Tuesday and Thursday mornings from 9-10 a.m. during the school year, a small and extremely dedicated group of Special Olympic athletes pump iron at CFI Gym in Port McNeill.
Calling themselves “Iron Chisel,” the team is comprised of coaches Chris Stewart and Rob Engel, along with three power lifters: Anthony Schofield and Dominic Parsons from Port McNeill and John Bee from Alert Bay.
Special Olympics BC Mount Waddington was created in 2014 with athletes involved in bowling and swimming in Port Hardy.
Three years ago, Stewart was approached by the Special Olympics powerlifting coach in Campbell River, George Maclagan.
At that time there were no Special Olympics powerlifters in the Mount Waddington region, and Maclagan knew that Stewart spent time at the gym every week lifting weights – it was a perfect match.
Stewart and Engel completed online and in class coach training and North Island Secondary School suggested a few students they thought might be interested.
Schofield and Bee have been part of the program since the beginning, and Parsons joined the team this year.
According to Stewart, Special Olympics is much more than improving physical benefits. “Success breeds confidence, but the program takes someone isolated at home and gets them out into the community.”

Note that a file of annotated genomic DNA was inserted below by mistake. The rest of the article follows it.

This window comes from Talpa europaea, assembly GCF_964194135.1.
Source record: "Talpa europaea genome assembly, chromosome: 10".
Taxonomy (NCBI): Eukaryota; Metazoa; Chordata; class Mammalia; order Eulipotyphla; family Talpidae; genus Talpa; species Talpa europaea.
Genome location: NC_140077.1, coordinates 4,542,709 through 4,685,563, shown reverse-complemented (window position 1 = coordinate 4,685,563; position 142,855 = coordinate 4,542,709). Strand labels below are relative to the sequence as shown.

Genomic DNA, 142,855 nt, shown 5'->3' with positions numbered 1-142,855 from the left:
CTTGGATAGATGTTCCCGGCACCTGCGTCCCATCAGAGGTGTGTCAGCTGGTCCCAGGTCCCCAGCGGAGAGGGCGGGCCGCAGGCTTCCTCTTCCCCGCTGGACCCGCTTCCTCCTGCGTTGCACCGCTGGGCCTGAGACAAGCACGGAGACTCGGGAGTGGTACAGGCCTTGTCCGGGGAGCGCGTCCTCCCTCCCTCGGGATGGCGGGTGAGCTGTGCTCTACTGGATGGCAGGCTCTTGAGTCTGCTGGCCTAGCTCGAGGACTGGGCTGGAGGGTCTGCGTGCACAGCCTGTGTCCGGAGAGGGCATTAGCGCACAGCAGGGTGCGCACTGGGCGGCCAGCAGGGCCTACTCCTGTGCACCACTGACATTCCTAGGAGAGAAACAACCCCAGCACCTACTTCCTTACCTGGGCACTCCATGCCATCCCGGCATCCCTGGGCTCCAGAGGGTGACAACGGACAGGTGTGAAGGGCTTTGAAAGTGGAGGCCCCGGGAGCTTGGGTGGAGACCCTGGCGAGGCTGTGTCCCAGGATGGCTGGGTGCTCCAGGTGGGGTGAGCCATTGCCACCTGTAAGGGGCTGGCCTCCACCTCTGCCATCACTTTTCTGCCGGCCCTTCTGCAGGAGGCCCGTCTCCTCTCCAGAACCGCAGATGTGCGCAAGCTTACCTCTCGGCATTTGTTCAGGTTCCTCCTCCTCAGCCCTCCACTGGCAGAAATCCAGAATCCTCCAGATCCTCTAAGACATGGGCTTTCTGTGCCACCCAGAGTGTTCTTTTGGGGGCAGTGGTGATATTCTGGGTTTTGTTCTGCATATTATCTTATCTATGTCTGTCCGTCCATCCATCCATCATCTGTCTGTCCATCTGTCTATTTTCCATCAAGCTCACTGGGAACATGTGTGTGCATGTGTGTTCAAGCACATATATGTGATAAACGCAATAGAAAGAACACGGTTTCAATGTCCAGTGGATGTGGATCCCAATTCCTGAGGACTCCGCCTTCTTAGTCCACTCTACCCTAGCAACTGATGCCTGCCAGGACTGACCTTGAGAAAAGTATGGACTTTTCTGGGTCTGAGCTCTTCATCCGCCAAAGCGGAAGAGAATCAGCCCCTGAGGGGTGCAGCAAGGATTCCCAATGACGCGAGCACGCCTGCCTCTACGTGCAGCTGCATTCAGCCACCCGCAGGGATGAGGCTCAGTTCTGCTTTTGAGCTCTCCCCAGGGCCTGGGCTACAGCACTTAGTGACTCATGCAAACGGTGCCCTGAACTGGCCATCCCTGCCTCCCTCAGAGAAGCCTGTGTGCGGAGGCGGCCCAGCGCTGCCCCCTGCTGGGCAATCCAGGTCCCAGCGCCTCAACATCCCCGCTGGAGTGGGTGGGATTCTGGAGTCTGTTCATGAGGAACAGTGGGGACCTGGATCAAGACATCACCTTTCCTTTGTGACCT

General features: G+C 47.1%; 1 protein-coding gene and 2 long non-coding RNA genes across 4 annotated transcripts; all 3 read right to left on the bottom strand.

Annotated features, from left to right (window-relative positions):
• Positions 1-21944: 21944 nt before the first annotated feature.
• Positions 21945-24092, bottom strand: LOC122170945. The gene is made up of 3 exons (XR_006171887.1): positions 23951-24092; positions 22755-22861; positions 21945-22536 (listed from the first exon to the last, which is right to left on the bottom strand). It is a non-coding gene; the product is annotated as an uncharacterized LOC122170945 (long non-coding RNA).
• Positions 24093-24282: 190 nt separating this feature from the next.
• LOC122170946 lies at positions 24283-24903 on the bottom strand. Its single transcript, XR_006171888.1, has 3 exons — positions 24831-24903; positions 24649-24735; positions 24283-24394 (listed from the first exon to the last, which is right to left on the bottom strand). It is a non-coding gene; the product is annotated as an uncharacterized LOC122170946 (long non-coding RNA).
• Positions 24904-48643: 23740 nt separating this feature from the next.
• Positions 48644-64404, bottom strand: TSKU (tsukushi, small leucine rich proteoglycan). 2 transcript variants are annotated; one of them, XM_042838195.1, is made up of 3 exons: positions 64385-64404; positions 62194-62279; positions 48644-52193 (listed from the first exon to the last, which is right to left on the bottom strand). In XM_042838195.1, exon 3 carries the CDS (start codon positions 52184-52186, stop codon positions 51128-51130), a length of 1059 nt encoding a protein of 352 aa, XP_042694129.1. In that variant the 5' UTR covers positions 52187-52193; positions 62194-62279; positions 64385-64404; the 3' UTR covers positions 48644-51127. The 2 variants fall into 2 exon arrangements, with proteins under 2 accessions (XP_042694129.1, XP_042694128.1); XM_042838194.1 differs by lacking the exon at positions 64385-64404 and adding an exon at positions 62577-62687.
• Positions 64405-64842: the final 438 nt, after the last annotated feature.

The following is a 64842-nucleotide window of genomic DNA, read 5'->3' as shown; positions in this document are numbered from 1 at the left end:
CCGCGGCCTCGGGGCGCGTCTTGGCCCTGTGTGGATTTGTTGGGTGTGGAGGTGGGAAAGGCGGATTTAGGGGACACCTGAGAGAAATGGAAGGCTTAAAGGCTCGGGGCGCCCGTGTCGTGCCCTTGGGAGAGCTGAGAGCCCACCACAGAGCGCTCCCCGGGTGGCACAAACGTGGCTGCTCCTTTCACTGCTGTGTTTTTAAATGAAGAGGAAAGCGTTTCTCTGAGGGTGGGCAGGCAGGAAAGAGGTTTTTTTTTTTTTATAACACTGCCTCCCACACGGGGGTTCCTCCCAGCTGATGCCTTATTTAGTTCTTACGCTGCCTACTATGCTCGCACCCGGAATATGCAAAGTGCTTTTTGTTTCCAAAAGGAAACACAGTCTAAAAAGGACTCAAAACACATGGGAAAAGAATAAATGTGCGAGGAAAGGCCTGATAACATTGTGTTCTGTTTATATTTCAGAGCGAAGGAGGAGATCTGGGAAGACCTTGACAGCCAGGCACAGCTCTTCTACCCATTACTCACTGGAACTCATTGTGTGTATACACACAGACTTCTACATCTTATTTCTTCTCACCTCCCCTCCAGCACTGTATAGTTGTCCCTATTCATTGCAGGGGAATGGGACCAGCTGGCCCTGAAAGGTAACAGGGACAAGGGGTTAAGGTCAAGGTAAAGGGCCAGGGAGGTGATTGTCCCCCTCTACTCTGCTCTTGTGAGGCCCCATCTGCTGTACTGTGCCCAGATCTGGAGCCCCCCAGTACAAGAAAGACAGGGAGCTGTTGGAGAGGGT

Stewart added the Iron Chisel athletes “are committed to participating and are perhaps finding themselves in uncomfortable situations, but dealing with it as a team.”
On May 5, the Iron Chisel traveled to the Vancouver Island BC Powerlifting Championship at the Archie Browning Centre in Esquimalt.
Athletes ranging in age from 15 to 60-years-old traveled from across the province to showcase their skills in: squat, bench press and deadlift.
Personal bests were achieved by all three Mount Waddington athletes, with Bee’s incredible 330 pound deadlift winning him first place in his category (Bee only weighs 160 lbs).
Attending a competition can be quite emotional for coaches, volunteers and families of the athletes.
Leanna Schofield’s son Anthony has been part of the program since its inception, and she’s a huge fan and tireless fundraiser for the cause.
Attending the recent meet in Esquimalt, Schofield shared that whenever she watches her now adult son compete, she reflects on one thing and one thing only. “Every time he lifts those intimidating weights, I am so proud and honored of the man he has become.”
Schofield is incredibly appreciative of the program and what it has done for her family.
She noted that “not everyone finds a passion and a group of people willing to help grow it. Powerlifting has saved my son and the pride he shows when he gets to compete makes this mom tear up every time.”
Proof that it does take a village to raise a child, Schofield also pointed out how the community of Port McNeill has “helped me raise this young man, and now these coaches are now showing him the way to continue to be a great man.”
In the past three years, the Iron Chisel has hosted two exhibition meets at CFI Gym and traveled to Campbell River to work out with Team Dog, another Special Olympics powerlifting team, as well as attending two provincial competitions.
Keep following the Gazette for more on the Iron Chisel and where they will be competing next.
– written for the North Island Gazette by Karen Stewart